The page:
She is associated with the Fleur-de-lis known as the flower of light. It represents the trinity, and the profound truth that the trinity would not exist without Mary, and her brave response to the angel Gabriel’s call. Joan, like Mary, knows she is directly connected to the divine, from within her, and she allows that connection to guide her. Joan of Arc’s life is a testament to what is possible for us when we believe steadfastly in our own vision. She asks for us to move beyond our fear, to act on our truth, and to do this with the confidence of knowing that our every step is flanked with angels. “
-Excerpted from “The Divine Feminine Oracle” by Meggan Watterson; Art by Lisbeth Cheever-Gessaman (SheWhoIs)
🕯🌟 I’ve always been conflicted about resolutions at New Year’s, because I believe that we ought to be able to start over any day of the year. All we have to do is wake up on any given morning and say “right then, here we go”. But the turning of the year holds a lot of symbolism, and has its own powerful tilt, and it’s a good thing to harness —so here are a few thoughts to share this night.
Instead of resolving to improve something in the future, or leave behind something in the past, I want to pay more attention to the present. Here, where I am. The things that give me purpose and meaning, identity and joy are all here with me, now. Not yesterday and not tomorrow. Here, now. They are just waiting to be noticed.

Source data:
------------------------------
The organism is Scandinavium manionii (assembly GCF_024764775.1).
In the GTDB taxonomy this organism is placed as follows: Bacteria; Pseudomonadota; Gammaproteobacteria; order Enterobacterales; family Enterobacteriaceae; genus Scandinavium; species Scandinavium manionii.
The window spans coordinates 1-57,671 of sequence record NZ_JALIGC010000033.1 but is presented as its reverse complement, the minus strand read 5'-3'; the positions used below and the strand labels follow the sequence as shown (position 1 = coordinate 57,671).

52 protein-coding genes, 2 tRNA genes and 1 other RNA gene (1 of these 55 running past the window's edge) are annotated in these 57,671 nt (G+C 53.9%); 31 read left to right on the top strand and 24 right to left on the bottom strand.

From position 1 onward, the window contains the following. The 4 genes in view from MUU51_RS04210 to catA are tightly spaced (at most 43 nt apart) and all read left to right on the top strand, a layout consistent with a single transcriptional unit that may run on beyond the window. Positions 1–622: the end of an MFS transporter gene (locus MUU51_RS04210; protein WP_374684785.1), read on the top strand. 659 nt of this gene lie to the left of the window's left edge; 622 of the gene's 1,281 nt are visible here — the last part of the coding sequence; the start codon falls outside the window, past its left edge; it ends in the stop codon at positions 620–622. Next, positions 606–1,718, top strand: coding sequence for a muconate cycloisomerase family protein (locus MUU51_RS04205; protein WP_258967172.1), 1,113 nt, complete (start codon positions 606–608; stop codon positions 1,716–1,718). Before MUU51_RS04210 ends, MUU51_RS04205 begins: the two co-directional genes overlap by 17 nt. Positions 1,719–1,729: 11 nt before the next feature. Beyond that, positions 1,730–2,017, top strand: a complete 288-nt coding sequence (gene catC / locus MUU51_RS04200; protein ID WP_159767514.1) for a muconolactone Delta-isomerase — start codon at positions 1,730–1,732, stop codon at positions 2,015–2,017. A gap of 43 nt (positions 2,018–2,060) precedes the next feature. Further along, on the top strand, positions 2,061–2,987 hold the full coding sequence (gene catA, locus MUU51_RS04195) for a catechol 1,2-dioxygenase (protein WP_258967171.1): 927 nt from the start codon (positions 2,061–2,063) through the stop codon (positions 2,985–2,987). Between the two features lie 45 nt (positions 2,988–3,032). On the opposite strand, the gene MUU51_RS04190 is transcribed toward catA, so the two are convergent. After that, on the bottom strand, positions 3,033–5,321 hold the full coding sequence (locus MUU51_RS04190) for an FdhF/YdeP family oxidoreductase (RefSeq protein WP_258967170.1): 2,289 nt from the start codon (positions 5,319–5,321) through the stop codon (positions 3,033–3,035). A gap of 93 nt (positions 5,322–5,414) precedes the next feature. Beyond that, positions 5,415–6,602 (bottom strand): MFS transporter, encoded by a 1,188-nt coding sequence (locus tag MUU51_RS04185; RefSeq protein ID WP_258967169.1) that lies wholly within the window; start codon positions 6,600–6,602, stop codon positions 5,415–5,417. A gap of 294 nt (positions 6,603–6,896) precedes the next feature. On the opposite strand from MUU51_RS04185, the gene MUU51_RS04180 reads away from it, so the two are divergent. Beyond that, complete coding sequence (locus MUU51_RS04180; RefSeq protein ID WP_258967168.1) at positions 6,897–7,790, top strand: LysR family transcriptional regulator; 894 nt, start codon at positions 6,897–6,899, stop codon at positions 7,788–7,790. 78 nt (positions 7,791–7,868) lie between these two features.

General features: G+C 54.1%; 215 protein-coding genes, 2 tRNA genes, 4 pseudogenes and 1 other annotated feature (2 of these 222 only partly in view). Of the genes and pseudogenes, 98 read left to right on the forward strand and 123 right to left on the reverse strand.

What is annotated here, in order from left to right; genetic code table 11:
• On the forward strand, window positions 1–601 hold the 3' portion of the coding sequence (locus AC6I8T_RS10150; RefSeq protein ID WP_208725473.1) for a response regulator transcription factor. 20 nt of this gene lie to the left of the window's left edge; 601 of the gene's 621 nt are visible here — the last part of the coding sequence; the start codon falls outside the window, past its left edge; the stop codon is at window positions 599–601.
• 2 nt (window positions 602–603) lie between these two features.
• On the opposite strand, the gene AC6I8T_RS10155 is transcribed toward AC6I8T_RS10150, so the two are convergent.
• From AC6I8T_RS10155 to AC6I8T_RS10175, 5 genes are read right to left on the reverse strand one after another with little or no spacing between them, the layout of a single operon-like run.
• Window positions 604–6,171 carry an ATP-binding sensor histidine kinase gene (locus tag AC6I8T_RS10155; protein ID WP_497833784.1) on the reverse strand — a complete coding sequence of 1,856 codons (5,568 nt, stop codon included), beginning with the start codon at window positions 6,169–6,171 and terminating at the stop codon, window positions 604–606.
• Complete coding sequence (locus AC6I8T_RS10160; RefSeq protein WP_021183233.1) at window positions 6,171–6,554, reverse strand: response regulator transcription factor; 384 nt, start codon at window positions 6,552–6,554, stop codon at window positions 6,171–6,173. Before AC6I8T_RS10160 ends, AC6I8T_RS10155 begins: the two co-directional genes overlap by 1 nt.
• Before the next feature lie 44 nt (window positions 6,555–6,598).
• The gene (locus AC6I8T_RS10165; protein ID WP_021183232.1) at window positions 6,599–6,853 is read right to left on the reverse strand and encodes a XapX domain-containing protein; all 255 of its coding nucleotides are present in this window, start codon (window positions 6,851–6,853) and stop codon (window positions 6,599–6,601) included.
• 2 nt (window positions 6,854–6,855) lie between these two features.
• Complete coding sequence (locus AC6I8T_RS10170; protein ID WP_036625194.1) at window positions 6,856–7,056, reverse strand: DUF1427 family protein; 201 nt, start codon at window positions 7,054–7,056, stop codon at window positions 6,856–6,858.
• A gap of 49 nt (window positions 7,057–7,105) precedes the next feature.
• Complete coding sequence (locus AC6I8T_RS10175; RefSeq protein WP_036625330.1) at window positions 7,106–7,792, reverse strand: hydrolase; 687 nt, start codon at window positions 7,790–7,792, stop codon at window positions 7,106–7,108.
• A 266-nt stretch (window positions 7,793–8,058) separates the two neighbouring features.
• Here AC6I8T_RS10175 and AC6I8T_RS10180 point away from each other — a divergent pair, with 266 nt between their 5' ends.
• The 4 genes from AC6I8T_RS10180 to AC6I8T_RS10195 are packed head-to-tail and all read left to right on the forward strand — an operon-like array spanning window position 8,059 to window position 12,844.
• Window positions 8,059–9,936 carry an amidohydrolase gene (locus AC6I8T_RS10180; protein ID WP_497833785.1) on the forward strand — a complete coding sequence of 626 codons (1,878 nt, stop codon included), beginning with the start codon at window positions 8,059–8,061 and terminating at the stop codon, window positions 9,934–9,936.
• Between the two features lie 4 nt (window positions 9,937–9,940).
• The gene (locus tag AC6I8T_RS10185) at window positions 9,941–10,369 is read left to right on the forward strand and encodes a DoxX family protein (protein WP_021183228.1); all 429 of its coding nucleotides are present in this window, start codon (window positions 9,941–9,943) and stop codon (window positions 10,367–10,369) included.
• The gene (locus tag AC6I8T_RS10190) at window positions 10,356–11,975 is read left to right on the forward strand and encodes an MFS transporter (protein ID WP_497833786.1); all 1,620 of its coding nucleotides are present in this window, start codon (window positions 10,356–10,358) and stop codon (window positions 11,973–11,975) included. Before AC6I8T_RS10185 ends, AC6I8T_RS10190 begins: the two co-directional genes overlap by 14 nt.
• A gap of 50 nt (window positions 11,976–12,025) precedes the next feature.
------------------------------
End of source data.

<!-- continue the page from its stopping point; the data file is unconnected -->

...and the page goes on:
So are the small things: the smell of rain, the anticipation of a new book, the look in Angus’ eyes. These are gifts-And a gift of the pandemic is that it has allowed me to truly observe all 4 seasons here at the farm. It has been strange to realize that until I stopped traveling, I had never seen how utterly glorious that maple tree turns in the yard in October. Or how green the fields are in late June. And the slant of light on a fall twilight. Or how the birdsong in spring in the early morning is a musical overture. I know how lucky I am to have these…I want to see more, listen more closely. These small things are my peace & inspiration and help me to be more fully myself in the world.
When it’s time to bid 2021 farewell, I hope that you too can tally the small things that are the lights of your days, the rhythms that you set your inner clock to, the quiet that we can invite into our noisy heads.
Every time that I crack open a fresh, new journal of blank pages I write the same thing on the first page, as a mantra: keep it simple. And I should probably add Ms Dickinson’s wisdom as well, given that I already borrowed it for a song called New Year’s Day: I Dwell in Possibility…whispering that life is about creativity, expression, hope.
“In dreams or in our waking It’s just enough to say Love and grace and endless flowers Be ours on New Year’s Day”